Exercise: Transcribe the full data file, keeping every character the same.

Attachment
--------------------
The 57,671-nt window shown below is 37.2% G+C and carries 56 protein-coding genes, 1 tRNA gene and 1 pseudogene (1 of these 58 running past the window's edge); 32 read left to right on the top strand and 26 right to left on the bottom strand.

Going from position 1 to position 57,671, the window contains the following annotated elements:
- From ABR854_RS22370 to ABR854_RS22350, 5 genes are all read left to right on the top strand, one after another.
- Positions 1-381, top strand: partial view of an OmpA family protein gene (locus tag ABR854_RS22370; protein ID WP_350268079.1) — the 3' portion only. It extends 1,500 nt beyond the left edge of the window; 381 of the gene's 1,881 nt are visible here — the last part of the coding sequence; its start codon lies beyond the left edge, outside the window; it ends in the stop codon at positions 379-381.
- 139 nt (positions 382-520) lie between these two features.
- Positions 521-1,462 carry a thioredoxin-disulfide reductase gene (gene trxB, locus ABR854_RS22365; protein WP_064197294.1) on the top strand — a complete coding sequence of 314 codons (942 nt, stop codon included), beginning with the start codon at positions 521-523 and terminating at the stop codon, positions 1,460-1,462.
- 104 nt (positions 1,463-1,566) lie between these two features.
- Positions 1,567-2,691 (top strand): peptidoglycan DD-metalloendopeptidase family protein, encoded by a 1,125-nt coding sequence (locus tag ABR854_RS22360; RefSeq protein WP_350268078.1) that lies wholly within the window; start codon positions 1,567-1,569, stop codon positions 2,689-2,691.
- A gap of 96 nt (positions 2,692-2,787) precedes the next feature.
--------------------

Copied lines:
The 57,671-nt window shown below is 37.2% G+C and carries 56 protein-coding genes, 1 tRNA gene and 1 pseudogene (1 of these 58 running past the window's edge); 32 read left to right on the top strand and 26 right to left on the bottom strand.

Going from position 1 to position 57,671, the window contains the following annotated elements:
- From ABR854_RS22370 to ABR854_RS22350, 5 genes are all read left to right on the top strand, one after another.
- Positions 1-381, top strand: partial view of an OmpA family protein gene (locus tag ABR854_RS22370; protein ID WP_350268079.1) — the 3' portion only. It extends 1,500 nt beyond the left edge of the window; 381 of the gene's 1,881 nt are visible here — the last part of the coding sequence; its start codon lies beyond the left edge, outside the window; it ends in the stop codon at positions 379-381.
- 139 nt (positions 382-520) lie between these two features.
- Positions 521-1,462 carry a thioredoxin-disulfide reductase gene (gene trxB, locus ABR854_RS22365; protein WP_064197294.1) on the top strand — a complete coding sequence of 314 codons (942 nt, stop codon included), beginning with the start codon at positions 521-523 and terminating at the stop codon, positions 1,460-1,462.
- 104 nt (positions 1,463-1,566) lie between these two features.
- Positions 1,567-2,691 (top strand): peptidoglycan DD-metalloendopeptidase family protein, encoded by a 1,125-nt coding sequence (locus tag ABR854_RS22360; RefSeq protein WP_350268078.1) that lies wholly within the window; start codon positions 1,567-1,569, stop codon positions 2,689-2,691.
- A gap of 96 nt (positions 2,692-2,787) precedes the next feature.